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The antiretroviral drug Truvada. A USC study says aggressive early treatment of HIV could create drug-resistant strains of the virus.
In recent months, public health officials around the country have started using a popular new method to prevent the spread of HIV called "test and treat." But a USC study advises that this approach could be counter productive.
The new strategy calls for universal HIV testing of sexually active adolescents and adults as part of routine health screenings, followed by immediate drug therapy for all who test positive for the virus – instead of waiting until their immune system is more compromised.
Public health officials nationwide have embraced the strategy, as it’s been shown to substantially reduce the number of HIV cases and resulting deaths from AIDS. Some experts suggest “test and treat” could even eradicate HIV.
But USC researchers from the Schaeffer Center for Health Policy and Economics say their mathematical models indicate the need for caution.
The models predicted that if the "test and treat" strategy were applied for ten years, the prevalence of multi-drug resistant HIV strains would nearly double, from 4.79 percent to 9.1 percent, says Neeraj Sood, an associate professor at the Schaeffer Center.
“That is a worry because if you have multi-drug resistant HIV, then treatment for HIV is less effective for you,” Sood says, adding that the uncertainty of how new strains may evolve and whether new drugs can be developed to battle them remains unknown.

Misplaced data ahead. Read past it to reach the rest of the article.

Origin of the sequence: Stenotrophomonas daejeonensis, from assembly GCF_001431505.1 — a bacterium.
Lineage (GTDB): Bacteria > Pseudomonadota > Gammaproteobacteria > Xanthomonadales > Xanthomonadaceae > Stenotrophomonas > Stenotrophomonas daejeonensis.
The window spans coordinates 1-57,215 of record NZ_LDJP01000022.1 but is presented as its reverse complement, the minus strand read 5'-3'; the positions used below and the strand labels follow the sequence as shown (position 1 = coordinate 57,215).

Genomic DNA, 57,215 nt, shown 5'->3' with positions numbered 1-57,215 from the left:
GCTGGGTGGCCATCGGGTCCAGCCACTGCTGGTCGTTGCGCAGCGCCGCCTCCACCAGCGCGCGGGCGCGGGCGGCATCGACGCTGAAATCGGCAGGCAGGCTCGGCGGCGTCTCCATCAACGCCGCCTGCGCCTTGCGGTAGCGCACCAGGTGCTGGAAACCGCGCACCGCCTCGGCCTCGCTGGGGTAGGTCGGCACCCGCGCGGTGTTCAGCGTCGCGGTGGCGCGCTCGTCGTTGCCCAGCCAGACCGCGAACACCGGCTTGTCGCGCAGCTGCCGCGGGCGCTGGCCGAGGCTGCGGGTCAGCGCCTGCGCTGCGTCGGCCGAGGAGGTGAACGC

Sood advises a more cautious approach, in which public health officials would continue with aggressive HIV testing, but postpone early-stage treatment of the virus.
The study showed this more modest strategy offers an almost 18 percent reduction of HIV infections, without the increase in drug-resistant HIV strains.
“So you’re getting half the short term benefits,” he says, “but you’re hedging your long term bets.”
The USC researchers said their study also calls into question the claim that "test and treat" could eradicate HIV.
Under a best case scenario, “test and treat” would generate about a 34 percent reduction in new infections and a 19 percent drop in the number of deaths over ten years, says Sood. “Sizeable benefits, but not close to eradicating the disease."
Sood says he and his team of researchers based their assessment on mathematical models that focused on LA County’s population of sexually active gay men, which accounts for 82 percent of all county residents infected with HIV/AIDS.